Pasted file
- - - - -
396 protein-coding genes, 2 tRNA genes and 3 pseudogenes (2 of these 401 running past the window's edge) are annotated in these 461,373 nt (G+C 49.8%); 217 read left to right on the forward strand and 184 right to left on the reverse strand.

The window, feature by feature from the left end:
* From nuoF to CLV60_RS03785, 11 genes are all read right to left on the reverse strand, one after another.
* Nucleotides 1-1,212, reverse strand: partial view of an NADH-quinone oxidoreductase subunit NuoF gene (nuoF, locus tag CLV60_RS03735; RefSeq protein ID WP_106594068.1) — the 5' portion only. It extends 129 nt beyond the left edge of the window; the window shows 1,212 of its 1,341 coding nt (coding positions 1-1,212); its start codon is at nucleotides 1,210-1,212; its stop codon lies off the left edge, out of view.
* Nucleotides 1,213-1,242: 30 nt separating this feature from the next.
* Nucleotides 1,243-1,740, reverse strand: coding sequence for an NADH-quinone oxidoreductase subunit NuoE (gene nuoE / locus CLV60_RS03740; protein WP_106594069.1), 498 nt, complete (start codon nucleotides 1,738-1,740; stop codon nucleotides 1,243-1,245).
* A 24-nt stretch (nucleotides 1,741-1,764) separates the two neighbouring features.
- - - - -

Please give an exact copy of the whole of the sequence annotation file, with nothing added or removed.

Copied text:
396 protein-coding genes, 2 tRNA genes and 3 pseudogenes (2 of these 401 running past the window's edge) are annotated in these 461,373 nt (G+C 49.8%); 217 read left to right on the forward strand and 184 right to left on the reverse strand.

The window, feature by feature from the left end:
* From nuoF to CLV60_RS03785, 11 genes are all read right to left on the reverse strand, one after another.
* Nucleotides 1-1,212, reverse strand: partial view of an NADH-quinone oxidoreductase subunit NuoF gene (nuoF, locus tag CLV60_RS03735; RefSeq protein ID WP_106594068.1) — the 5' portion only. It extends 129 nt beyond the left edge of the window; the window shows 1,212 of its 1,341 coding nt (coding positions 1-1,212); its start codon is at nucleotides 1,210-1,212; its stop codon lies off the left edge, out of view.
* Nucleotides 1,213-1,242: 30 nt separating this feature from the next.
* Nucleotides 1,243-1,740, reverse strand: coding sequence for an NADH-quinone oxidoreductase subunit NuoE (gene nuoE / locus CLV60_RS03740; protein WP_106594069.1), 498 nt, complete (start codon nucleotides 1,738-1,740; stop codon nucleotides 1,243-1,245).
* A 24-nt stretch (nucleotides 1,741-1,764) separates the two neighbouring features.